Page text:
(15)

AflzM,.aum

X(x.AH 4)(1) (16b)

= (YA5Jf) AHVI".U~

-Q

E,.,

.2Ap~at

(1 (12s)

the weighted average of the y's of is propelant a tb(. PS constituents


__

Assuming no heat effect of miing ~AE) A4,,iaat=

=ZyIC,,,

(17)

where A&E is the heat-of formation of ingredient I per gInM. 1 AF,..1 Ij(y,4EI) (12b) 1 M6

The values of y used ame not the ratios of heat capacities at room temperature, but the ratios at ~operating temperatures of the beat engines conorei

7-5

Exc

of..

terean

_~~o

,t~

7-5$. Exact eakulaloa of tiame tenmperature ad product composition. The calculation of the flame temperature and product gas composition is done by trial, starting usually with an assumed temperature. This is an iterative process and is profitably done with a machine calculator, particularly when

The gas volume,

-,

is calculated by Equation 8,

and the force, F, by Equation 2. If T, is above 3000 0 K, a better approximation of T, is given by the relationship T,. 3000 + 6046(- (C, + 0.01185) +
[(C,, + 0.01185) + 3.308(10- 4 )(E - 500C,.)]2 (19) (

gas equilibria other than the water gas equilibrium 2 4 must be considered. Programs"have bcen
worked out for such calculations, assuming essentially only adiabatic conditions and chemical and thermodynamic equilibria, to give results of accuracy limited only by the thermodynamic data of the individual species considered. These programs also are used for calculated specific impulse on the basis of either frozen composition flow or equilibrium flow through the n~zb,. A JANAF Thermochemical Panel exists for the coordina'tion of thermochemical data and calculating procedures.

In crder to calculate characteristic velocity from Equation 3 or specific impulse f' m Equation 4 (see also Reference 17) we need the flame temperature at constant pressure, T7, and the ratio of specific heats, y, at the working temperature. The value of v,is given by the relationship"

The exact calculation, even with a sophisticated


machine calculator, is time consuming. Couse"

I + 1.987
CM

(20)

quently nearly every propellant development facility has for internal use a short-cut calculation

from wl ich T, is calculated by the equation


T,

yielding approximate results useful for screening


and program guidance. Many of the date reportd= in the literature, including some SPIA/M2 data sheets, are the results of such approximate calculations and should be confirmed by exact calculations before important decisions are-based on them. Two approximate calculations that have been used by more than one facility are described in Paragraphs 7-6 and 7-8. 7-6. Hirsefelder-Sherman calculadon." It ,. possible" to calculat- Q from additive constant; Qt which are defined as the contributions of ingredients I to the heats of explosion of propellants containing them. The Hirschfelder-Sherman calculation takes as the reference temperaturc 2500 0 K, The heat of explosion, Q, of the propellant differs from the heat required to bring the combustion products to 2500'K by an amount E, which can also be calculated from additive constants E& which are properties of the ingredients 1. Finally, the heat capacity of the product gas at 25000 K is estimated from additive constants C,, which are properties of the ingredients 1. These heat capacitie are assumed constant for the interval from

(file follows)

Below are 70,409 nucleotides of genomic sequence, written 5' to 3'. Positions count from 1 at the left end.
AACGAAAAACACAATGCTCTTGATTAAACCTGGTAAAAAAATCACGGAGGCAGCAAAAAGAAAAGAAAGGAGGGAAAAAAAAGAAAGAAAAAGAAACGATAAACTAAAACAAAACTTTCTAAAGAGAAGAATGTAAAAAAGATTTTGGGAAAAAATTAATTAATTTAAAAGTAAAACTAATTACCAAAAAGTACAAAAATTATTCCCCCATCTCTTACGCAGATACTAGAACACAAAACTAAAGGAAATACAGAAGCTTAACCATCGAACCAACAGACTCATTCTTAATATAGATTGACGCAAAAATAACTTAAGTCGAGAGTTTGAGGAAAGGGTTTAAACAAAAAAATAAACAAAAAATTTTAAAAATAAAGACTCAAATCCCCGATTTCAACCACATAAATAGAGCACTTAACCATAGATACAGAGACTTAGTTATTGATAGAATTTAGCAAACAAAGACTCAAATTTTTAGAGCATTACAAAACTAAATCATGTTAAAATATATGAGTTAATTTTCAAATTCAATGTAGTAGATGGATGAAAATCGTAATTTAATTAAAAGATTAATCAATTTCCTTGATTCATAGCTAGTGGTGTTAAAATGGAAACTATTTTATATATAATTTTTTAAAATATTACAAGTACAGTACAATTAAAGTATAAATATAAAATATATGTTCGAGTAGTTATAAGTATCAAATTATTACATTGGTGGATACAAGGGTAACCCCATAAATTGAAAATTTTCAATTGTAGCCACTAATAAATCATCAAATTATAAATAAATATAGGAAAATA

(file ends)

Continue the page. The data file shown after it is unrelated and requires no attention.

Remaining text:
(21)

Additive constants for a number of provellant ingredients a:- given in Table 2., Constants for other organic ingredients can be estimated fromn the relationships" \M/ C, + hN, + iH 4

C,., = 1.620C, + 3.265H, + 5.1930, 4- 3.384N, (22) Q, = (-tiE)j - 67421[2C, + H4 - C, 13277 40026H-A+)5151 9 81 0, 40026H, + (23)

6724N 6724N,

20001K to 3000'K. The burning temperature at


-Amstant volume, T., is ther given by the equation ET, 2500 + L C,/7

where (-AE), is the heat of combustion of ingredient i. Within the range 2000 to 4000-K for T,, this method gives results within a few perent of the exact method. The method should not be used for propellants with T, over 4000WK as it does H, OH, and C1. It should also not be usm+d for

not allow for dissociation to free radicals, such as


conpropellants yielding a substantial amount &1* densed exhaust.